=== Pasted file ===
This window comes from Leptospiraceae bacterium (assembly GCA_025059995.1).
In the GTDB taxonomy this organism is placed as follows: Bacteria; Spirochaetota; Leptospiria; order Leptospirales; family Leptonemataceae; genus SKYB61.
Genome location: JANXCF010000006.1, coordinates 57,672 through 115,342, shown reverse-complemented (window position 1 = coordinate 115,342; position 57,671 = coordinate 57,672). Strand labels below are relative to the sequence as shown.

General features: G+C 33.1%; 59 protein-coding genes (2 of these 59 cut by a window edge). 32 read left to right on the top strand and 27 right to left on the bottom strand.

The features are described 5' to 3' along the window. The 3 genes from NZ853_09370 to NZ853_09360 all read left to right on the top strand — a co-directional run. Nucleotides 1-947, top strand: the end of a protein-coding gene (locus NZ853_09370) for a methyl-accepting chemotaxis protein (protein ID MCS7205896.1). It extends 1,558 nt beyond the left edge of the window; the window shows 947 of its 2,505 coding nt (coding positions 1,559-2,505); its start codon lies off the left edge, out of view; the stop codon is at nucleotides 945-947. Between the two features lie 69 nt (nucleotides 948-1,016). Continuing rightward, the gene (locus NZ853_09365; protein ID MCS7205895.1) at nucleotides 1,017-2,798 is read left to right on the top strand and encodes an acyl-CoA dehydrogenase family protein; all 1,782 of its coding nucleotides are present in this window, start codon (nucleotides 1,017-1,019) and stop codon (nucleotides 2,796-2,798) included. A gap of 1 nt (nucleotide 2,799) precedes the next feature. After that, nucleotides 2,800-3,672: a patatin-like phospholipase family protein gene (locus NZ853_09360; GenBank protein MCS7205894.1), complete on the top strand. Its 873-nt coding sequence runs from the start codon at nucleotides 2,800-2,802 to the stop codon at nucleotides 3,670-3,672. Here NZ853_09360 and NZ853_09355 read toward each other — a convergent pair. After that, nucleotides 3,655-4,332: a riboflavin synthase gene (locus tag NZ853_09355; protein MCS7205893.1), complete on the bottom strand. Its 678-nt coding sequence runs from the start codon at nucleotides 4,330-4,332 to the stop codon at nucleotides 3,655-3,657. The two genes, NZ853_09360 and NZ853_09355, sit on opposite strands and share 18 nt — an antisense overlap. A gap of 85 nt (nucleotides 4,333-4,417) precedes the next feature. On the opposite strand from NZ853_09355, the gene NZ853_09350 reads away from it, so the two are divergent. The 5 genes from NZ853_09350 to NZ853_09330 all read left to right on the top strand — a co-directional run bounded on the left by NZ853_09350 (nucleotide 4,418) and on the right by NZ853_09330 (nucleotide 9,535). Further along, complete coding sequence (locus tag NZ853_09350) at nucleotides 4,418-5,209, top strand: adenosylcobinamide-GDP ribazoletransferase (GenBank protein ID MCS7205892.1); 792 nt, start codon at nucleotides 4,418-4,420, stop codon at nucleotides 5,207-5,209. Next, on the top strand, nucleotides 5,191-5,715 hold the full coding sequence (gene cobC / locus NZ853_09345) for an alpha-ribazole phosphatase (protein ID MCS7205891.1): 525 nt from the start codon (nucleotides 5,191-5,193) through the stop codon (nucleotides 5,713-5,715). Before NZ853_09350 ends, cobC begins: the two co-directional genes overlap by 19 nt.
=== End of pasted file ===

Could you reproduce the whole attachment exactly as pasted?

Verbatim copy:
This window comes from Leptospiraceae bacterium (assembly GCA_025059995.1).
In the GTDB taxonomy this organism is placed as follows: Bacteria; Spirochaetota; Leptospiria; order Leptospirales; family Leptonemataceae; genus SKYB61.
Genome location: JANXCF010000006.1, coordinates 57,672 through 115,342, shown reverse-complemented (window position 1 = coordinate 115,342; position 57,671 = coordinate 57,672). Strand labels below are relative to the sequence as shown.

General features: G+C 33.1%; 59 protein-coding genes (2 of these 59 cut by a window edge). 32 read left to right on the top strand and 27 right to left on the bottom strand.

The features are described 5' to 3' along the window. The 3 genes from NZ853_09370 to NZ853_09360 all read left to right on the top strand — a co-directional run. Nucleotides 1-947, top strand: the end of a protein-coding gene (locus NZ853_09370) for a methyl-accepting chemotaxis protein (protein ID MCS7205896.1). It extends 1,558 nt beyond the left edge of the window; the window shows 947 of its 2,505 coding nt (coding positions 1,559-2,505); its start codon lies off the left edge, out of view; the stop codon is at nucleotides 945-947. Between the two features lie 69 nt (nucleotides 948-1,016). Continuing rightward, the gene (locus NZ853_09365; protein ID MCS7205895.1) at nucleotides 1,017-2,798 is read left to right on the top strand and encodes an acyl-CoA dehydrogenase family protein; all 1,782 of its coding nucleotides are present in this window, start codon (nucleotides 1,017-1,019) and stop codon (nucleotides 2,796-2,798) included. A gap of 1 nt (nucleotide 2,799) precedes the next feature. After that, nucleotides 2,800-3,672: a patatin-like phospholipase family protein gene (locus NZ853_09360; GenBank protein MCS7205894.1), complete on the top strand. Its 873-nt coding sequence runs from the start codon at nucleotides 2,800-2,802 to the stop codon at nucleotides 3,670-3,672. Here NZ853_09360 and NZ853_09355 read toward each other — a convergent pair. After that, nucleotides 3,655-4,332: a riboflavin synthase gene (locus tag NZ853_09355; protein MCS7205893.1), complete on the bottom strand. Its 678-nt coding sequence runs from the start codon at nucleotides 4,330-4,332 to the stop codon at nucleotides 3,655-3,657. The two genes, NZ853_09360 and NZ853_09355, sit on opposite strands and share 18 nt — an antisense overlap. A gap of 85 nt (nucleotides 4,333-4,417) precedes the next feature. On the opposite strand from NZ853_09355, the gene NZ853_09350 reads away from it, so the two are divergent. The 5 genes from NZ853_09350 to NZ853_09330 all read left to right on the top strand — a co-directional run bounded on the left by NZ853_09350 (nucleotide 4,418) and on the right by NZ853_09330 (nucleotide 9,535). Further along, complete coding sequence (locus tag NZ853_09350) at nucleotides 4,418-5,209, top strand: adenosylcobinamide-GDP ribazoletransferase (GenBank protein ID MCS7205892.1); 792 nt, start codon at nucleotides 4,418-4,420, stop codon at nucleotides 5,207-5,209. Next, on the top strand, nucleotides 5,191-5,715 hold the full coding sequence (gene cobC / locus NZ853_09345) for an alpha-ribazole phosphatase (protein ID MCS7205891.1): 525 nt from the start codon (nucleotides 5,191-5,193) through the stop codon (nucleotides 5,713-5,715). Before NZ853_09350 ends, cobC begins: the two co-directional genes overlap by 19 nt.